http://www.gadgetspeak.com/review/Avanquest_GSP_Guardian_Dragons_The_Proph-867024.html

Dragons and Demons 

While I am a big fan of Anne McCaffrey’s books on the Dragons of Pern, I had not previously encountered the Dragons of Derod.

avanquest guardian dragons game
click image to enlarge

Guardian Dragons: The Prophecy is a Hidden Object Adventure game that is based on the novel by Falco Loffler.  The game is set in the world of Derod where dragons and demons have fought a long-running battle over the fate of mankind.  The dragons have always watched over man from afar and protected them from the constant attacks from the demons.  Many battles have raged until the demons were driven off beyond the Koan Mountains in the far northeast of Derod. 

Since then the dragons have taken it upon themselves to settle down in the Koan Mountains and their existence has passed into the realms of legend.  Through the passing of time, many people have ceased to believe that the dragons actually exist.  This is the environment you find yourself in as you take on the role of Seld Esan, a well-travelled person, who is the chief of Hequis a village situated in Northeastland.  It will be your task to save your people from the threat caused by Talut Bas, the new ruler of Derod ever since he had the previous and true sovereign of Derod executed.  You will also be asked to solve a mysterious prophecy that controls your fate.

Setting up your game profile for this mission allows you to adjust the volume levels for music and sound effects.  You also have the option of playing in full screen or windows mode.  There is no option to select from various difficulty levels as you tackle numerous tasks and mini games with the minimum of assistance and help.

Chapter based, with an opening tutorial sequence, the game use hand-drawn scenes.  Overlaid at the top of each scene is an area that displays the items making up the Search List that you need to locate either in the current scene or another than is accessible from where you are.  Items will be added to this area or removed as you complete tasks or are faced with new ones.  In many cases the items to be discovered are broken into sections which need to be located individually.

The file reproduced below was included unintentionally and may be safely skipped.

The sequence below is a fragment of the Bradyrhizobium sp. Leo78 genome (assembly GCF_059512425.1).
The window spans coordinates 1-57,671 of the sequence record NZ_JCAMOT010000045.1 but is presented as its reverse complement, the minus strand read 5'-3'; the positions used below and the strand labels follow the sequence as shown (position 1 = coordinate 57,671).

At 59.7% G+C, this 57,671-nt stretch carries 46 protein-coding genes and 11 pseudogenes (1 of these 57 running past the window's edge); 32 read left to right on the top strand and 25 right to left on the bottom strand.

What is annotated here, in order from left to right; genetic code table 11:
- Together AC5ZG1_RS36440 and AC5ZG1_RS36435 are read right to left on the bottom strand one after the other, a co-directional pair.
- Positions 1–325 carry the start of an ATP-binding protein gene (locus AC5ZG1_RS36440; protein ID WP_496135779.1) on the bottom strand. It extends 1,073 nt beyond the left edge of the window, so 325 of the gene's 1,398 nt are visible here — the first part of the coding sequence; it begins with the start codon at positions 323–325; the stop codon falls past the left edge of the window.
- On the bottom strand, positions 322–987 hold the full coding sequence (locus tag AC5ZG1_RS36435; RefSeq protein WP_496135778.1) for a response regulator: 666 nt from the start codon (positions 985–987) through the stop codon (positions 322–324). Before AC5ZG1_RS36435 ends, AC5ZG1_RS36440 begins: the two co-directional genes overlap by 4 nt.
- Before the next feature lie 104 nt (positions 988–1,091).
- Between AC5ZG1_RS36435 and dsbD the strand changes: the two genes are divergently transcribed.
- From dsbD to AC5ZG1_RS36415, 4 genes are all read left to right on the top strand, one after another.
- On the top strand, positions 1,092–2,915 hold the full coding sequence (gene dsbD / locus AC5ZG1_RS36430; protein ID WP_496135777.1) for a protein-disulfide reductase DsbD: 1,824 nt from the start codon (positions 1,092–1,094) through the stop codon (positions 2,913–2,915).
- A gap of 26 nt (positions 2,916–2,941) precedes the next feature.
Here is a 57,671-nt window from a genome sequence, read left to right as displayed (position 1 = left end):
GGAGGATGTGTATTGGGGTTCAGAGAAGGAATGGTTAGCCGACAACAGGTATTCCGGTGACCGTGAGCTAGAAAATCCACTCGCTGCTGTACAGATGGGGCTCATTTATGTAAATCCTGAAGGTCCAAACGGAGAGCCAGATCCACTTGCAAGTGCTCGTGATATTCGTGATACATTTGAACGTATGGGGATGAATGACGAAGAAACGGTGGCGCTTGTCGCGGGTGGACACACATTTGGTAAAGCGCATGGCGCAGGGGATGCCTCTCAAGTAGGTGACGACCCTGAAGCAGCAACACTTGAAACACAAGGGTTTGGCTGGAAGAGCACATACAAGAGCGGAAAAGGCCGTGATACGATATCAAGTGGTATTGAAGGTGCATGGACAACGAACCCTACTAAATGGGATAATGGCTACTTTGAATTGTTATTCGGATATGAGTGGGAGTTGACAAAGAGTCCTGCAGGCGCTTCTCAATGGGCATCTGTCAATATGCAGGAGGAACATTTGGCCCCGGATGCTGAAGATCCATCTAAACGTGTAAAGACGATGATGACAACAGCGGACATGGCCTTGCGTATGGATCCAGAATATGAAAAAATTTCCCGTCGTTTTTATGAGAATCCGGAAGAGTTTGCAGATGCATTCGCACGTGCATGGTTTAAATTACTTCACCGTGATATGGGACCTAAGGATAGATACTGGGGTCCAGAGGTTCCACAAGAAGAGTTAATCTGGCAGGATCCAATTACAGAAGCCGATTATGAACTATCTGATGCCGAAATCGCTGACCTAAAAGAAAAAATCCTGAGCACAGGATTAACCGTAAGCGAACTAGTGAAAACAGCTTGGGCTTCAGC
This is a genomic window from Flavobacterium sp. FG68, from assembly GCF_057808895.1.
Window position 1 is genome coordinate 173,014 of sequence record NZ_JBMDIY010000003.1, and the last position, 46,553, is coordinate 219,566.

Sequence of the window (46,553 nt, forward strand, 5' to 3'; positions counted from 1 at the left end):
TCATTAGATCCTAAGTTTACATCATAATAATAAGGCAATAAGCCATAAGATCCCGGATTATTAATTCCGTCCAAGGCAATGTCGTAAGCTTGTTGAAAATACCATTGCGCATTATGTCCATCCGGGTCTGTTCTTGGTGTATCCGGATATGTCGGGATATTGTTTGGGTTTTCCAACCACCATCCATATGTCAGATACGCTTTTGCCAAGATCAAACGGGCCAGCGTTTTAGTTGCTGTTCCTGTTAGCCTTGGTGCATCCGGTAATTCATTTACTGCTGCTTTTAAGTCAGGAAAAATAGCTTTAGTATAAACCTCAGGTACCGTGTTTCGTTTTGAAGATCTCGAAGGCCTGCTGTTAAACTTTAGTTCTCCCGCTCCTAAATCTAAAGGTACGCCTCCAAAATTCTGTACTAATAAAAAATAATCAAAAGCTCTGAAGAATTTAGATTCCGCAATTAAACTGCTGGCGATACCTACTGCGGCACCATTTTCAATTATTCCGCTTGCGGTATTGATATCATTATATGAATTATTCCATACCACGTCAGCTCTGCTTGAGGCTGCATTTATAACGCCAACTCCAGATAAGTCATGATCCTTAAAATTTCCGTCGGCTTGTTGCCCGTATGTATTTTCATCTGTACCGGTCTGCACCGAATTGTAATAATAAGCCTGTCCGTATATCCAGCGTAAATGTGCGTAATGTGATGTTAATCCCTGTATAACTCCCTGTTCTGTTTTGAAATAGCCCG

A similar, but smaller, area is positioned at the bottom of the screen.  This inventory area will shows the items or parts of items collected and available for use.  To the left of the inventory is a note book containing background information about the story and the main characters.  As you proceed through the game, more information will be revealed by the note book. 

A dragon, sat on the right of the inventory, acts as the rechargeable Hint feature.  The dragon is perched on top of five circles which need to be coloured red to indicate that the dragon is ready to assist you.  Unlike many Hint features, the one in this game will need recharging every time it is used, even when the assistance is little more than a direction to move to another scene.  Next to the dragon is the Goal button that will reveal your current task.

As already indicated, this game sets you a number of tasks, often chaining together several tasks which need to be tackled in a specific order.  Each task will require you to find items, not always in the current scene, and then use them to move onto the next task.  Generally tasks can be found in an area marked with sparkles.

As you move your mouse cursor around the scene it will change to indicate when you can zoom into an area for a closer look.  However, as the mouse cursor is rather small, as are the items you need to find, you will need excellent vision to recognise those areas you can zoom into and also locate the items you need.  The one exception to this is the directional arrows which appear when your cursor is close by one of the doorways to another scene.

From time to time a series of linking scenes will appear.  These scenes consist of a small window showing a character and their dialogue printed beneath the window.  The only way I could find to cut short these scenes, which did tend to be rather long-winded, was to press the escape key.

The game features a number of mini games of varying types.  Generally I found these mini games to be challenging and this was not help by the rather minimal instructions that appeared briefly.  Pressing the Goal button does reshow the instructions for a brief period.

Overall I felt that this game was more like hard work than an enjoyable experience.  It was not a game that I found hard to put down and I tended to stick with short sharp sessions rather than ones taking a couple of hours.  Priced at £5.10, Guardian Dragons: The Prophecy requires a 1,5GHz processor with 1024MB of RAM and 420MB of hard disk space running Windows XP and later.

http://www.gspgames.co.uk/games/guardian-dragons-the-prophecy-500241?meta=hiddenobject

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Features2
Performance2
Value2
Ease of use2
Design2
OverallAvanquest GSP Guardian Dragons: The Prophecy rated 40 out of 100

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